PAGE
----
FFAI Definitions

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FFAI Definitions by Mind Map: FFAI Definitions

1. important concepts

1.1. "mental task"

1.1.1. mental: "of or pertaining to the mind"

1.1.2. mind: "the totality of conscious and unconsciious mental processes and activities"

1.1.3. thank you dictionary!

1.2. economics

1.3. game theory

1.4. self-awareness

1.5. episodic memory vs skill learning

1.6. conscious vs subconscious behaviors

1.7. emotional vs rational behaviors

1.8. goals, preferences, drives

1.9. rationality

1.10. bounded rationality

1.10.1. incomplete information

1.10.2. limited compute resources

1.11. performance vs competence

2. SETI signal detection

2.1. The search for extraterrestrial intelligence also provides us with an interesting test case for defining intelligence.

2.2. What kind of radio signal is likely not of random or physical origin?

2.3. Complex, non-repeating sequences?

2.4. Certain mathematical progressions, like prime numbers?

2.5. 2D image transmissions?

3. definitions of intelligence

3.1. dictionary

3.1.1. capacity for learning, reasoning, understanding, and similar forms of mental activity; aptitude in grasping truths, relationships, facts, meanings, etc.

3.1.2. manifestation of high mental capacity

3.1.3. the faculty of understanding

3.1.4. from Latin: "intelligere" - to choose between

3.2. other "definitions"

3.2.1. most of these people developed IQ tests or had something to say about it

3.2.2. Alfred Binet Judgment, otherwise called "good sense," "practical sense," "initiative," the faculty of adapting one's self to circumstances ... auto-critique. 1857-1911 (French) Paris First "intelligence test" (1911)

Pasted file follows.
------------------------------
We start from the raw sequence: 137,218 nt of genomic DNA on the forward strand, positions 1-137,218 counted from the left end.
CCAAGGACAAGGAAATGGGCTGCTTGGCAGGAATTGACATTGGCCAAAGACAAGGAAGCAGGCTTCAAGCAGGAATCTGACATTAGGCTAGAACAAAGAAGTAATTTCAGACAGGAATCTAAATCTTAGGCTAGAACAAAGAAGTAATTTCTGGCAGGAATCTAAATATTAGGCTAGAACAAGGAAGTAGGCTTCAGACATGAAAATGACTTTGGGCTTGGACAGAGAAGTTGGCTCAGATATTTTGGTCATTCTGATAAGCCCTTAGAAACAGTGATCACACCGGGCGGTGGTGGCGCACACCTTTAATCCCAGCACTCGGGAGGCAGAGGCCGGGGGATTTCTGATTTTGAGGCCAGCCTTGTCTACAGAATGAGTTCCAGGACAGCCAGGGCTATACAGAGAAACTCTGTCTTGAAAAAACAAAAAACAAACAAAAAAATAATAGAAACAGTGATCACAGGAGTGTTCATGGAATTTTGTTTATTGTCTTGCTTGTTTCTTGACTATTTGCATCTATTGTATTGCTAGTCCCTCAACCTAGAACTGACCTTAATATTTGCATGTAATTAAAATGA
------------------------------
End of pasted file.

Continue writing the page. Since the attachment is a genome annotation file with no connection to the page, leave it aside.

3.2.3. Cyril Burt Innate general cognitive ability 1883-1971 (British) University College, London Studies on the heritability of intelligence.

3.2.4. Howard Gardner To my mind, a human intellectual competence must entail a set of skills of problem solving — enabling the individual to resolve genuine problems or difficulties that he or she encounters and, when appropriate, to create an effective product — and must also entail the potential for finding or creating problems — and thereby laying the groundwork for the acquisition of new knowledge. 1943- (American) Harvard Theory of Multiple Intelligences

3.2.5. David Wechsler The aggregate or global capacity of the individual to act purposefully, to think rationally, and to deal effectively with his environment 1896-1981 (American) Bellevue Psychiatric Hospital Wechsler Adult Intelligence Scale (WAIS)

3.2.6. Robert Sternberg Goal-directed adaptive behavior 1949 (American) Oklahoma State over 1000 articles on intelligence and creativity

3.3. but what is...

3.3.1. learning

3.3.2. judgment

3.3.3. practical sense

3.3.4. problem solving

3.3.5. abstract thinking

3.3.6. memory

3.4. We'll talk about this more throughout the course.

4. who studies it?

4.1. psychology

4.2. cognitive science

4.3. artificial intelligence

4.4. philosophy